WALLACE: The prime minister would be willing I'm sure to go. And in fact there are suggestions from the Israelis to go to Washington.
RICE: Well, the prime minister hasn't asked for a meeting in Washington, Chris.
WALLACE: If you watched what he just said, he said that countries that don't set red lines don't have the moral authority to put red lines on Israel. That doesn't sound like a happy ally, Ambassador.
RICE: Well, first of all, we are close partners and friends and always will be. That is an enduring aspect of the U.S.-Israeli relationship.
WALLACE: Why did the president call Prime Minister Netanyahu in the middle of the night and talk for an hour?
RICE: Precisely because they are friends, and when friends need to say something to each other, they pick up the phone and talk and they talked for an hour. It was a good conversation and it's in the nature of our relationship that these two partners speak to one another regularly.
We have no daylight between us on the issue of preventing Iran from acquiring a nuclear weapon. That is our clear bottom line and the president could not be any plainer about it.
WALLACE: Let's talk about the attack on the U.S. consulate in Benghazi this week that killed four Americans, including Ambassador Chris Stevens.
The top Libyan official says that the attack on Tuesday was, quote, his words "preplanned". Al Qaeda says the operation was revenge for our killing a top Al Qaeda leader.
What do we know?
RICE: Well, first of all, Chris, we are obviously investigating this very closely. The FBI has a lead in this investigation. The information, the best information and the best assessment we have today is that in fact this was not a preplanned, premeditated attack. That what happened initially was that it was a spontaneous reaction to what had just transpired in Cairo as a consequence of the video. People gathered outside the embassy and then it grew very violent and those with extremist ties joined the fray and came with heavy weapons, which unfortunately are quite common in post-revolutionary Libya and that then spun out of control.
But we don't see at this point signs this was a coordinated plan, premeditated attack. Obviously, we will wait for the results of the investigation and we don't want to jump to conclusions before then. But I do think it's important for the American people to know our best current assessment.
WALLACE: All right. And the last question, terror cells in Benghazi had carried out five attacks since April, including one at the same consulate, a bombing at the same consulate in June. Should U.S. security have been tighter at that consulate given the history of terror activity in Benghazi?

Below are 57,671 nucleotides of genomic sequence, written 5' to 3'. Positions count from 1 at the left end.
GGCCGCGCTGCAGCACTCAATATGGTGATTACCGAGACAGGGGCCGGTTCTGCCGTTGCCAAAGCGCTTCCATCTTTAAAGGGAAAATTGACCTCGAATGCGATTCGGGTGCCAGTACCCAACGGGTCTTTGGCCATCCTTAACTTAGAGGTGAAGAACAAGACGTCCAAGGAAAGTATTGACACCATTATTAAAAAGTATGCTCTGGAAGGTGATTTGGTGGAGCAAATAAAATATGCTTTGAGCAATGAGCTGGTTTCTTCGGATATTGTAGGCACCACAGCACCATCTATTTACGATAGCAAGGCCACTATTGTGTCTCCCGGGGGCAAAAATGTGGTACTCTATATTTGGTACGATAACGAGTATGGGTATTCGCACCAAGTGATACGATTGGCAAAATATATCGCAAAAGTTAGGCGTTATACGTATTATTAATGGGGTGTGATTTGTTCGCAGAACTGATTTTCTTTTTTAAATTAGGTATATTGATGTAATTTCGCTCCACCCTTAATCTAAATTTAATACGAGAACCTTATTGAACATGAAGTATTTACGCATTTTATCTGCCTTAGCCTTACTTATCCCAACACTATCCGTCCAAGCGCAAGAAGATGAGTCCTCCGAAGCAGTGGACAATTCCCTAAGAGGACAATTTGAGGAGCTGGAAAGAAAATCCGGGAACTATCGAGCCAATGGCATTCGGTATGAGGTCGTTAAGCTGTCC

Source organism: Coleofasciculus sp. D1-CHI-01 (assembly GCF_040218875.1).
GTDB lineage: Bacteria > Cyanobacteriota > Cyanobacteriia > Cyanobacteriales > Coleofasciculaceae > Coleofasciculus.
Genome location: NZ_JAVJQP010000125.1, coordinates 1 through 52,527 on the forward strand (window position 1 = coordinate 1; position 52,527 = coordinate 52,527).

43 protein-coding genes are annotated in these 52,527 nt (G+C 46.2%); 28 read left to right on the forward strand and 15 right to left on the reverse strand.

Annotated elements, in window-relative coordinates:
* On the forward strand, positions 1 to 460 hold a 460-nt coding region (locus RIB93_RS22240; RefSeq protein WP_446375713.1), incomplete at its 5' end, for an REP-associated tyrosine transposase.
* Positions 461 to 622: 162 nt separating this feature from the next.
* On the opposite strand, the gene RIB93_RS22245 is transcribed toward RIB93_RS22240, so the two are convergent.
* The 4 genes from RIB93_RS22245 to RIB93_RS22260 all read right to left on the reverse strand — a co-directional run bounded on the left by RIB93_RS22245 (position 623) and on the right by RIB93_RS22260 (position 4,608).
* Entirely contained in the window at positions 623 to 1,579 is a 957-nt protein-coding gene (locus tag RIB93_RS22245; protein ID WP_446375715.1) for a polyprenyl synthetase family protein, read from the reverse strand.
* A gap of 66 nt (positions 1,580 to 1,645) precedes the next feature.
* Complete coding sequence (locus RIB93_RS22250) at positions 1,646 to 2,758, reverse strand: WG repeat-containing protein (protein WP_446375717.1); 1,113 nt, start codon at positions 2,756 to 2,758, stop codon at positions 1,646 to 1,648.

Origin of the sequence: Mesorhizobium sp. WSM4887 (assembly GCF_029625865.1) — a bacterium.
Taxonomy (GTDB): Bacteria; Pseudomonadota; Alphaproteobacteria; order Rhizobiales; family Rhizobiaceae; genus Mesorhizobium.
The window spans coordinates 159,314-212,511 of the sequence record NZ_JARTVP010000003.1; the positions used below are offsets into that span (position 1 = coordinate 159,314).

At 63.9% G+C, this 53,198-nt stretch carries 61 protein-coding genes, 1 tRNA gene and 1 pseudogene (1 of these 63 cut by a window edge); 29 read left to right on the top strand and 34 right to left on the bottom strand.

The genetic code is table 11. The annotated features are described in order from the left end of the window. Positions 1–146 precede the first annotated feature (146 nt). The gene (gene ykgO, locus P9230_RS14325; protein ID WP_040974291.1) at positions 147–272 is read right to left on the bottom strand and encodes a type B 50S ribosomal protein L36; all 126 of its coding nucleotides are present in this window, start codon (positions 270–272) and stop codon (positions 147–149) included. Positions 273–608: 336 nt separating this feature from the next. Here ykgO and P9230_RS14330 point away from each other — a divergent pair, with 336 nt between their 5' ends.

RICE: Well, we obviously did have a strong security presence. And, unfortunately, two of the four Americans who died in Benghazi were there to provide security. But it wasn't sufficient in the circumstances to prevent the overrun of the consulate. This is among the things that will be looked at as the investigation unfolds and it's also why --
WALLACE: Is there any feeling that it should have been stronger beforehand?
RICE: It's also why we increased our presence, our security presence in Tripoli in the aftermath of this, as well as in other parts of the world. I can't judge that, Chris. I'm -- we have to see what the assessment reveals.
But, obviously, there was a significant security presence defending our consulate and our other facility in Benghazi and that did not prove sufficient to the moment.
WALLACE: Ambassador Rice, we thank you so much for coming in today and discussing the fast-moving developments in that part of the world. Thanks so much.
RICE: Thank you for having me.
WALLACE: Up next, the head of the House Intelligence Committee, Mike Rogers, with the latest on who was behind that deadly attack on our diplomats.
WALLACE: There are still more questions than answers about the attack in Libya Tuesday that killed U.S. ambassador Chris Stevens and three other Americans.
For more on where the investigation stands, we are joined which the chairman of the House Intelligence Committee, Congressman Mike Rogers, who is in his home state of Michigan.
Well, Congressman, you just heard Ambassador Rice say that her latest indications are that the attack on the consulate in Benghazi was a spontaneous demonstration about that video control that spun out of control. Do you agree with the ambassador?
REP. MIKE ROGERS, CHAIRMAN OF THE HOUSE INTELLIGENCE COMMITTEE: I think it's just too early to make that conclusion. There are -- there's analysts in Department of Defense and CIA. There's operatives in both places.
As an FBI agent, I get to look at all of that. I come to a different conclusion. They are only moderately confident it was a spontaneous event because there's huge gaps in what we know.
The way that the attack took place, I have serious questions. It seemed to be a military style coordinated. They had indirect fire, coordinated with direct fire, rocket attacks. They were able to launch two different separate attacks on locations there near the consulate and they repelled a fairly significant Libyan force that came to rescue the embassy.
And then it was on 9/11 and there is other information, classified information, that we have that just makes you stop for a minute and pause.
And as the first thing you learn as a young FBI agent in this, there are coincidences but they're not likely, and there are a lot of coincidences about this event.
Do I believe that people did show than had weapons and joined the effort? Probably I do, but I think to me, when you look at all of the information across both departments, it sure -- I'm just suspect that they could come to that conclusion so assuredly that it was a spontaneous effort given the coordination of it.